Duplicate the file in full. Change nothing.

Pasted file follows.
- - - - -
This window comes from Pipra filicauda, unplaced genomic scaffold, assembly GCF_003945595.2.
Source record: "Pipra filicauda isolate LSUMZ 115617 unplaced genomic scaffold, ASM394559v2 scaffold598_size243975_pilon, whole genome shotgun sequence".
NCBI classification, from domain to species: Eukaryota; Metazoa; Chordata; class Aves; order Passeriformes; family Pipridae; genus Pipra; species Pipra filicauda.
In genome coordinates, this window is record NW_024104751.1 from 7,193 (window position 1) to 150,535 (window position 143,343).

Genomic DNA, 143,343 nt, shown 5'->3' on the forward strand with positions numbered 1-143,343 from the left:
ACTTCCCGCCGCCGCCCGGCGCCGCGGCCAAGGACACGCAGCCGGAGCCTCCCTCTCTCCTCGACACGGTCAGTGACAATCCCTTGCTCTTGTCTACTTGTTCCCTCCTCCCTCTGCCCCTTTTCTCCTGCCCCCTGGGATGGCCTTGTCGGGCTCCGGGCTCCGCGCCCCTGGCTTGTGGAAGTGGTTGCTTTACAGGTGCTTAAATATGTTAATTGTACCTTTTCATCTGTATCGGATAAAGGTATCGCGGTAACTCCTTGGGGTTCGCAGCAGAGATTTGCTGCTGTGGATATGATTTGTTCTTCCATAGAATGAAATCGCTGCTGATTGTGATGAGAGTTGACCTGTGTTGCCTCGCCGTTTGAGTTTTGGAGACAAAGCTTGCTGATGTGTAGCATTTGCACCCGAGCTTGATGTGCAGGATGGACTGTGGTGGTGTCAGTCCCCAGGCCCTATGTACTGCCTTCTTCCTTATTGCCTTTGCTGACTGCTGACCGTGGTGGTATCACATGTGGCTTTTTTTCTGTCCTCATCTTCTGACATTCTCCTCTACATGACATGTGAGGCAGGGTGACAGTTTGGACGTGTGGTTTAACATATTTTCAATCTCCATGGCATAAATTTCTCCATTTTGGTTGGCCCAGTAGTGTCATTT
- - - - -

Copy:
This window comes from Pipra filicauda, unplaced genomic scaffold, assembly GCF_003945595.2.
Source record: "Pipra filicauda isolate LSUMZ 115617 unplaced genomic scaffold, ASM394559v2 scaffold598_size243975_pilon, whole genome shotgun sequence".
NCBI classification, from domain to species: Eukaryota; Metazoa; Chordata; class Aves; order Passeriformes; family Pipridae; genus Pipra; species Pipra filicauda.
In genome coordinates, this window is record NW_024104751.1 from 7,193 (window position 1) to 150,535 (window position 143,343).

Genomic DNA, 143,343 nt, shown 5'->3' on the forward strand with positions numbered 1-143,343 from the left:
ACTTCCCGCCGCCGCCCGGCGCCGCGGCCAAGGACACGCAGCCGGAGCCTCCCTCTCTCCTCGACACGGTCAGTGACAATCCCTTGCTCTTGTCTACTTGTTCCCTCCTCCCTCTGCCCCTTTTCTCCTGCCCCCTGGGATGGCCTTGTCGGGCTCCGGGCTCCGCGCCCCTGGCTTGTGGAAGTGGTTGCTTTACAGGTGCTTAAATATGTTAATTGTACCTTTTCATCTGTATCGGATAAAGGTATCGCGGTAACTCCTTGGGGTTCGCAGCAGAGATTTGCTGCTGTGGATATGATTTGTTCTTCCATAGAATGAAATCGCTGCTGATTGTGATGAGAGTTGACCTGTGTTGCCTCGCCGTTTGAGTTTTGGAGACAAAGCTTGCTGATGTGTAGCATTTGCACCCGAGCTTGATGTGCAGGATGGACTGTGGTGGTGTCAGTCCCCAGGCCCTATGTACTGCCTTCTTCCTTATTGCCTTTGCTGACTGCTGACCGTGGTGGTATCACATGTGGCTTTTTTTCTGTCCTCATCTTCTGACATTCTCCTCTACATGACATGTGAGGCAGGGTGACAGTTTGGACGTGTGGTTTAACATATTTTCAATCTCCATGGCATAAATTTCTCCATTTTGGTTGGCCCAGTAGTGTCATTT